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Taylor wrote:

Hi, guys —

I'm 18 and we just finished studying the Catholic religion in one of my college classes, however,
I still have some questions that interest me about your faith that I was sincerely hoping you could help clarify for me. Thanks so much. I would really appreciate it!

  1. How is the Catholic Church organized, all the way up to the Pope?
  2. How are clergymen compensated for their time?
  3. How does the Pope receive revelation from God?
  4. What revelation has the Pope received recently?
  5. How does the Catholic Church deal with the explanation that God, Christ, and the Holy Ghost are one in purpose, rather than one God in the Trinity, or that the Three Persons of the Trinity are one Godhood, but Separate Beings?
  6. Does the Catholic Church see God, Christ, and the Holy Ghost, as one God just manifested in different forms?
  7. How does the Catholic Church worship or respect saints and the Virgin Mary as compared to God and Christ?

Taylor

  { Can you answer some questions that my religion class on Catholicism did not address? }

Mike replied:

Hi, Taylor —

We have several answers from previous questions, which are stored in our handy-dandy searchable knowledge base.

There are a lot of quick answers there, so give it a try. Just type in some search criteria.

I searched the database for you can came up with these postings that should address related questions you may have:

You said:

  1. How is the Catholic Church organized, all the way up to the Pope?
  1. How are clergymen compensated for their time?

Don't hold me to this, but I think they receive a humble salary of about $11,000 annually.
Father Jonathan may be able to address this more accurately.

  1. How does the Pope receive revelation from God?
  2. What revelation has the Pope received recently?

The Pope has never received any new revelation.

He is there to safeguard, protect, and clarify the Revelation of Jesus that closed in 100 A.D.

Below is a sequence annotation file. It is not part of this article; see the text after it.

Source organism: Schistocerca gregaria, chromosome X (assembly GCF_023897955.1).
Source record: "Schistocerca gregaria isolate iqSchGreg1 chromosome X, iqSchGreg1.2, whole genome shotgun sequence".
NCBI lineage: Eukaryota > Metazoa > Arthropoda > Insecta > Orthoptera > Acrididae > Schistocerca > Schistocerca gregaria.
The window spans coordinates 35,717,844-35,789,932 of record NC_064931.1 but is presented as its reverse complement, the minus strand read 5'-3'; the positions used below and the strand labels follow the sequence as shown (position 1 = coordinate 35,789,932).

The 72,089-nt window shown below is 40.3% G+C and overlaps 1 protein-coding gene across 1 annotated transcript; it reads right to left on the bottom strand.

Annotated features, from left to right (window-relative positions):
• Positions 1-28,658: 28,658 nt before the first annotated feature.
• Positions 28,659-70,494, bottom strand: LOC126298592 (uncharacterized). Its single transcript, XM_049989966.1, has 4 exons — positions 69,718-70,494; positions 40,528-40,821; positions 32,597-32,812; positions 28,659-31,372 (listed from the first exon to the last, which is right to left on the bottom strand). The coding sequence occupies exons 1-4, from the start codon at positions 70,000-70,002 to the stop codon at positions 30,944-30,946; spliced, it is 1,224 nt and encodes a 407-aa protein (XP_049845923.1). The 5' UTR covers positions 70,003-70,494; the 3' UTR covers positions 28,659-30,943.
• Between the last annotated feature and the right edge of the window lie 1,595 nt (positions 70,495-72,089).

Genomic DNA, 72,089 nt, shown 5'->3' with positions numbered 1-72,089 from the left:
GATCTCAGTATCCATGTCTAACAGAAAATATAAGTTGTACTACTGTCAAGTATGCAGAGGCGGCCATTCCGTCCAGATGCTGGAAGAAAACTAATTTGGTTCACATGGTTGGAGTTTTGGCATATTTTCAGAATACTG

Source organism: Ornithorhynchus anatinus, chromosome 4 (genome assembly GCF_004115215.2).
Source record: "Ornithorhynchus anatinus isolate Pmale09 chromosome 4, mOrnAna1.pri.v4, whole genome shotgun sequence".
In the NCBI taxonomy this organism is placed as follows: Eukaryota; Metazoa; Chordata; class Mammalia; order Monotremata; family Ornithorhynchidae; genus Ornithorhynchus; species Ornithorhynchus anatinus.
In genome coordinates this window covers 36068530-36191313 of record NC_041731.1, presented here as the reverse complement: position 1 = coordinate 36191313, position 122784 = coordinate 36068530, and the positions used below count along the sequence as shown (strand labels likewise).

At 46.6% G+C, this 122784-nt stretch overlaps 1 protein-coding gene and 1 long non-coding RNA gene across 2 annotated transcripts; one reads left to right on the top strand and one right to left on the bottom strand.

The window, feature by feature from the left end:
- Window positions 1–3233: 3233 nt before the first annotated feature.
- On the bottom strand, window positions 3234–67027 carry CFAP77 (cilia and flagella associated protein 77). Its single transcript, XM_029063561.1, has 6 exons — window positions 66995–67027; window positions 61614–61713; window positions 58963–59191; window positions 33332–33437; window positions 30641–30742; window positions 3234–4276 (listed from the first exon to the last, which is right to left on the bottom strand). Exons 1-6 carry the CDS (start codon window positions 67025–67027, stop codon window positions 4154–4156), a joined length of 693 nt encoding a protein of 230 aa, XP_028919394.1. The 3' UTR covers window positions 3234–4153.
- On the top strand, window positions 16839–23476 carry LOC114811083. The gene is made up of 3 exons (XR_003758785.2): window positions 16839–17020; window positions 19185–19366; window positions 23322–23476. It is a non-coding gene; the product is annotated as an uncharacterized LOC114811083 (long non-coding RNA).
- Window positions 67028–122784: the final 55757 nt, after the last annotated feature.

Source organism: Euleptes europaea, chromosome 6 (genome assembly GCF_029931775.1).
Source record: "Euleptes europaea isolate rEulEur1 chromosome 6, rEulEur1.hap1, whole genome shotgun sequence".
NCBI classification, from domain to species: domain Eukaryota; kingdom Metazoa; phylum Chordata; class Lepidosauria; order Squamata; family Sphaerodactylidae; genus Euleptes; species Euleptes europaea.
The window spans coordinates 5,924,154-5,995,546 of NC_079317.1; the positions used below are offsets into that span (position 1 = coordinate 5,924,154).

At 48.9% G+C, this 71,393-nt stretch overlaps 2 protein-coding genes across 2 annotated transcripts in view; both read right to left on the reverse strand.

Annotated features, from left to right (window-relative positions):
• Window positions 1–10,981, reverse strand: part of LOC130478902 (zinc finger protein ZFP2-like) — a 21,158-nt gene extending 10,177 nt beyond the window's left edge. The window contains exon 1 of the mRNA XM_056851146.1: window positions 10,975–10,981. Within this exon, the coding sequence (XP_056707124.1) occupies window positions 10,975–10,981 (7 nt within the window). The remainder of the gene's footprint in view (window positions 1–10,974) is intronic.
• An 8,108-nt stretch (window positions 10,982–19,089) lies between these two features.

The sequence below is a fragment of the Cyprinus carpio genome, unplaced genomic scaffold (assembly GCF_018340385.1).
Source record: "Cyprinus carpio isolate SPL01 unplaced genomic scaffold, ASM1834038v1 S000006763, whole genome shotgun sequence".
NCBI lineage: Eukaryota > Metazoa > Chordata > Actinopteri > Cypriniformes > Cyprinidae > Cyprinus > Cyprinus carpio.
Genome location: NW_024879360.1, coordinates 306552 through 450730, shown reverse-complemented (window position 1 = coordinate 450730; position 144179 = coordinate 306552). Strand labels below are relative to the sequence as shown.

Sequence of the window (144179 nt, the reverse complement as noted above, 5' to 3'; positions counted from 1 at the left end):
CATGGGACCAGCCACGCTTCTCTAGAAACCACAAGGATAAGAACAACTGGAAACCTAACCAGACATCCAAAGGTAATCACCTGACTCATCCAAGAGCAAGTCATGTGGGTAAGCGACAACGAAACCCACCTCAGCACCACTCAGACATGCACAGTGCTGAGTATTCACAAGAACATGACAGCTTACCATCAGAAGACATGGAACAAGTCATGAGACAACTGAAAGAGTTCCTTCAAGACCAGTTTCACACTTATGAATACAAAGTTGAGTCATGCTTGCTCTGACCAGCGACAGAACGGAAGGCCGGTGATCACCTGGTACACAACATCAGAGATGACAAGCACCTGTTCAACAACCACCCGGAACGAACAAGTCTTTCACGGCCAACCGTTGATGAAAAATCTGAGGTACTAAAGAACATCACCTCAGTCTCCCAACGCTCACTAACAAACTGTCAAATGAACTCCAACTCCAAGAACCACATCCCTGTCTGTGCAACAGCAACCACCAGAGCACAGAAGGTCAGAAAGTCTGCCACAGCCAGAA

He may receive private revelation, like an apparition, probably to guide him, but none of this is part of the official teaching of the Catholic Church.

  1. How does the Catholic Church deal with the explanation that God, Christ, and the Holy Ghost are one in purpose, rather than one God in the Trinity, or that the Three Persons of the Trinity are one Godhood, but Separate Beings?
  2. Does the Catholic Church see God, Christ, and the Holy Ghost, as one God just manifested in different forms?

These answers are right in the Catechism; you may want to consider buying one. Here's the web page from that area of the Catechism:

III. The Holy Trinity In The Teaching Of The Faith

  1. How does the Catholic Church worship or respect saints and the Virgin Mary as compared to God and Christ?

We have answered loads of questions in the About Saints area of our site or you can use our search engine to find specific answers to your questions.

Briefly, Catholics honor those God honors — the Blessed Virgin Mary and the Saints in Heaven.

We worship Jesus, who is God-Incarnate, and of one substance with the Father, alone, we don't worship any saint or the Blessed Virgin Mary.

If a Catholic tells you they do, tell them to talk to their priest and go to Confession; they are wrong.

The Church consist of three groups:

  1. The Church Triumphant - those in Heaven who are saved
  2. The Church Suffering — those who are saved but have remaining self-love being burned away in Purgatory. Purgatory is like the Holy Hospital of Heaven. It's not a third place or a second chance and ... surprise —It's Scriptural!
  3. and The Church Militant, those of us on our earthly pilgrimage here on earth striving to live a saintly live.

I hope this helps,

Mike

Fr. Jonathan replied:

Hi, Taylor —

You asked:

  1. How are clergymen compensated for their time?

There are different types of priests and therefore different methods of remuneration.

Religious order priests (i.e. Jesuits, Franciscans, Dominicans etc..) usually take a vow of poverty and therefore do not own anything and do not receive salaries. When they need something their community provides it. Say they need a car for work then they drive a community car rather than owning it. They do not pay taxes and their order provides for their health care and takes care of them in retirement.

Diocesan priests (sometimes called secular priests) do not take a vow of poverty. These are the typical priests you see in most parishes. Their superior is the Diocesan bishop. The pay scale for these priests depends on the diocese they are in so it varies greatly. They receive salaries and pay taxes and own things and pay into Social Security. If they are driving a car they are usually the owners of that car and paying insurance out of their own pocket.

Normally there is a pay scale for each diocese and all of the priests are paid uniformly. There is often a slight difference in pay based on years of service but there is usually no difference based on rank or job. Therefore two priests who are ordained twenty years are paid the same whether one is a pastor and the other is a parochial vicar or one is a Monsignor and the other is not.

There is no way to give an accurate amount but I can tell you that Mike's estimate of $11,000 is way too low. You could barely operate a car for that.

On the other hand, he was correct that it is modest. No priest is getting rich off of his salary.

I hope this is helpful.

Fr. Jonathan

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